“That gets more problematic from a legal perspective,” he said. “Only the state, in New Mexico, can legislate in regard to firearms. There’s a specific state law saying that local entities may not pass any regulations concerning weapons.”

Such selective enforcement of laws could result in a lawsuit, Autio said. “It would put the municipality or county in a very bad position if they said they weren’t going to enforce particular state laws because they would be acting outside of the state law.”

Regarding the determination of constitutionality of a law, Autio said, “That is left to the courts, that is our process,” adding, “It is left to people challenging it who believe that it is unconstitutional to test the law.”

Regarding the infringement of the second amendment by background check laws, Autio said, “For sure there’s going to be a hard argument for anyone challenging a background check law because that is one of the places the courts have routinely allowed an incursion … into second amendment rights because it isn’t limiting access to a gun, it is just regulating it.”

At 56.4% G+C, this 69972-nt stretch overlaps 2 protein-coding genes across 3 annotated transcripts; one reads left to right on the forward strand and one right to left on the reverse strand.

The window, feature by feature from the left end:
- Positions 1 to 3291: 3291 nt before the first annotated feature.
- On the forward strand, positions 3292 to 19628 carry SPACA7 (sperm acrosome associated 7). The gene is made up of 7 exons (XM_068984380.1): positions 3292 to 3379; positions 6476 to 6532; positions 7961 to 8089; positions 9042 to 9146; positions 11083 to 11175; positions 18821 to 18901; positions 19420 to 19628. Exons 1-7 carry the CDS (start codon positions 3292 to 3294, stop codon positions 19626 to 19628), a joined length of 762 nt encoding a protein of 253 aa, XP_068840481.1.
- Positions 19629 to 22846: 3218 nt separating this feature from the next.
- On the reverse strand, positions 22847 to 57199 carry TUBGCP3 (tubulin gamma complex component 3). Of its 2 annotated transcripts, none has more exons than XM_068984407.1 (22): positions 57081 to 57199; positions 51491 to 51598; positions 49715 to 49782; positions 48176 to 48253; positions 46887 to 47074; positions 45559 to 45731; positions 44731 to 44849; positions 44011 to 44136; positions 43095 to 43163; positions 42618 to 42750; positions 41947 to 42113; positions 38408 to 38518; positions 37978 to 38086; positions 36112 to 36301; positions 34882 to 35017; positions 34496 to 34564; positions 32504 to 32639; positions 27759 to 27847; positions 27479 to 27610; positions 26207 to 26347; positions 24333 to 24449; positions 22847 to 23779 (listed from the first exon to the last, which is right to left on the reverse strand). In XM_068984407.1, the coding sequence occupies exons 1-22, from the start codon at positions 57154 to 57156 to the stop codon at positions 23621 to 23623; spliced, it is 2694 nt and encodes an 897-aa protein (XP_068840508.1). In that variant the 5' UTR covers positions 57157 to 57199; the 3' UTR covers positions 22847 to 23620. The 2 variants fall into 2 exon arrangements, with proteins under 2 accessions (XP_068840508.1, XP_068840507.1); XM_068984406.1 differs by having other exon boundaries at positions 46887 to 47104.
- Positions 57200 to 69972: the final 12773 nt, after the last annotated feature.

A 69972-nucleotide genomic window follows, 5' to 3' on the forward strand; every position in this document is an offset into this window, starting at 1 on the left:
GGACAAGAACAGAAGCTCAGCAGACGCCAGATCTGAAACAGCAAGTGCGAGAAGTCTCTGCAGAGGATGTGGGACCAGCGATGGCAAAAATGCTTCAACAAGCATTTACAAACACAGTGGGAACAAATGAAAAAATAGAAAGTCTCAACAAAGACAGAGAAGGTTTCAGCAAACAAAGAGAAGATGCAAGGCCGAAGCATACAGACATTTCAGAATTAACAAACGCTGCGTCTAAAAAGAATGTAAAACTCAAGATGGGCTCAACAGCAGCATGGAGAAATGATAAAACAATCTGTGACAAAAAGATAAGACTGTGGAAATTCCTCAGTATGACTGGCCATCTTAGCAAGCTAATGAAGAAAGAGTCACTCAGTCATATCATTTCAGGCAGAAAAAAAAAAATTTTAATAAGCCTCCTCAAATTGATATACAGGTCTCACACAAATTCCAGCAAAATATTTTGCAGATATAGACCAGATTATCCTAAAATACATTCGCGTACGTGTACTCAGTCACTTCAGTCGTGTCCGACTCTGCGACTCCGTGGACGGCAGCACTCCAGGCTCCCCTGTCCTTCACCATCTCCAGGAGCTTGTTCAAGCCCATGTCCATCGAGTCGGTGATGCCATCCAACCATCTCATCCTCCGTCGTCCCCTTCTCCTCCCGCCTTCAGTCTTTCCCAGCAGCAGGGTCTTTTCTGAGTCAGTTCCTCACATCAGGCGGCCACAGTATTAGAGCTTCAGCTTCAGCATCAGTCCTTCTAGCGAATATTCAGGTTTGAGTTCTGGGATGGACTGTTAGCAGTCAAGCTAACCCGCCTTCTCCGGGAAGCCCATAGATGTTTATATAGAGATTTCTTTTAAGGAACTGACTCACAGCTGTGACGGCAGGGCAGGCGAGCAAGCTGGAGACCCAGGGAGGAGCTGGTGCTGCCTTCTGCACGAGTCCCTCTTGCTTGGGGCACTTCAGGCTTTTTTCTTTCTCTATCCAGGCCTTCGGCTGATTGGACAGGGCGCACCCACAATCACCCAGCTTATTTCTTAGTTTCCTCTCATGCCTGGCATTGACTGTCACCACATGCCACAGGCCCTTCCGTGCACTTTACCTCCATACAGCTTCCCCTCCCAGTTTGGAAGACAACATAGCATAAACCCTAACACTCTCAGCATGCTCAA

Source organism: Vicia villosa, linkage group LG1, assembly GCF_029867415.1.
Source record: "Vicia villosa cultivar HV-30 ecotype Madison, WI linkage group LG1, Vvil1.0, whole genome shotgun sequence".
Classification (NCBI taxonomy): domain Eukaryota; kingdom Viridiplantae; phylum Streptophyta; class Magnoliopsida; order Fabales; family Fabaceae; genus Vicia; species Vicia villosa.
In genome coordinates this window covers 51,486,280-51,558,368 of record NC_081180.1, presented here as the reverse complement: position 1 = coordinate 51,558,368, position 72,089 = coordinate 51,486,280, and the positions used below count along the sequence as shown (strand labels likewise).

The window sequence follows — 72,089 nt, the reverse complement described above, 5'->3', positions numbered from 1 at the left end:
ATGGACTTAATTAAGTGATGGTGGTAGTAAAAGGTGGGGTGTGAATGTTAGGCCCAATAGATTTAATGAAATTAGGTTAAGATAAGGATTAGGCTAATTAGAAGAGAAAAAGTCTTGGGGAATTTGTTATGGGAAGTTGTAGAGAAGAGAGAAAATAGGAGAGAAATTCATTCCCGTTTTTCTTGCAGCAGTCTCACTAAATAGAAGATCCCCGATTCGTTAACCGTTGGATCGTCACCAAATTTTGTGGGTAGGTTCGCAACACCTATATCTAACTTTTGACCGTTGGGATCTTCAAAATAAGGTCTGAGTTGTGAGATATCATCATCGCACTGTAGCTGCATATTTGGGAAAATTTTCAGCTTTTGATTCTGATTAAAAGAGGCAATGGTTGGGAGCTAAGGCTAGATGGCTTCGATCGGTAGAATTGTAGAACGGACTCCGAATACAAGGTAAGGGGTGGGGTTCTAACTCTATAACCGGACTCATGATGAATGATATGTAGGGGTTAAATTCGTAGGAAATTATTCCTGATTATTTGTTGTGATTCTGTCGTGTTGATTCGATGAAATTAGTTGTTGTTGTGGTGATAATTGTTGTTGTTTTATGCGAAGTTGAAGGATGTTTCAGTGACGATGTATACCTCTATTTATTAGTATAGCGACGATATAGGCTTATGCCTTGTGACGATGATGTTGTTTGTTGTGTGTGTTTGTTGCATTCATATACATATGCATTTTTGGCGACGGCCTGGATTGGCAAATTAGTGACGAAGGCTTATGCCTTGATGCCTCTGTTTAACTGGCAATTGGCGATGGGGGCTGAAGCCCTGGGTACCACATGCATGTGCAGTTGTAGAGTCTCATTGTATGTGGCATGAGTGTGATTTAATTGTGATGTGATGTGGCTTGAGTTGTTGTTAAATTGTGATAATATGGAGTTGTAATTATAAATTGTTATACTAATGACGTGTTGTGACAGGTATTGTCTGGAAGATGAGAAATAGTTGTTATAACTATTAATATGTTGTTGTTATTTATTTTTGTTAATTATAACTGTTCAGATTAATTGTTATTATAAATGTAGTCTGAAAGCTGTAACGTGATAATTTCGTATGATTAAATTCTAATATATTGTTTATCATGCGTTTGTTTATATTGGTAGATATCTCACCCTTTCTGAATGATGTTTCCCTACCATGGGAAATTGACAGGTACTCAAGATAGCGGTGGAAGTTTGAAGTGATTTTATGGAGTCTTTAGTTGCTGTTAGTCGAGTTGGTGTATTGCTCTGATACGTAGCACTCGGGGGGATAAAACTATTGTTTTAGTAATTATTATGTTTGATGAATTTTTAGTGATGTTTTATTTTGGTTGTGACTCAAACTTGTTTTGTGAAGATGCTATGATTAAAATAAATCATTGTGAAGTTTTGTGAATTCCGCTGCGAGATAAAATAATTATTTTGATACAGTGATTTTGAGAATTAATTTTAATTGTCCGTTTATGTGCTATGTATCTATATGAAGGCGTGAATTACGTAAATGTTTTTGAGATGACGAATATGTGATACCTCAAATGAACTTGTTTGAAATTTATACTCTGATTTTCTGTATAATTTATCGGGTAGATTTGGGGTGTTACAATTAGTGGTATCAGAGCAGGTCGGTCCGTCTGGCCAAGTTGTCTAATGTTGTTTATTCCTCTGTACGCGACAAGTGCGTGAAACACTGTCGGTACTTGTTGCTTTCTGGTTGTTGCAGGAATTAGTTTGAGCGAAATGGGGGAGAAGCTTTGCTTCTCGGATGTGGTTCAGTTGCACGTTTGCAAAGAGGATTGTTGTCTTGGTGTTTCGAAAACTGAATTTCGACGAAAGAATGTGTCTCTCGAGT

A recent challenge in the state of Washington to their Initiative 594, similar to New Mexico’s SB8, was heard in the 9thU. S. Circuit Court of Appeals. An October 2017 ruling unanimously upheld that law.

He continued, “Like most rights, there is no absolute,” he said, adding, “Everything is a matter of a spectrum of what the actual behavior is,” citing the classic example that free speech doesn’t allow shouting “fire” in a crowded theater.

Regarding a recent resolution in Torrance County, Autio said, “I would interpret that to mean that there would have been a decision by a court that the firearms law was unconstitutional before it applied, because I do not believe that a sheriff nor any individual within a county can decide for themselves the constitutionality of any law passed by the New Mexico legislature.”

“We are a system created to have a balance of power in government and the Legislature is checked by the courts to determine constitutionality and citizens fearing their rights have been interfered with [can] challenge those laws in court,” Autio said.

The second part of this series will present a range of perspectives on these issues from law enforcement and from within the community.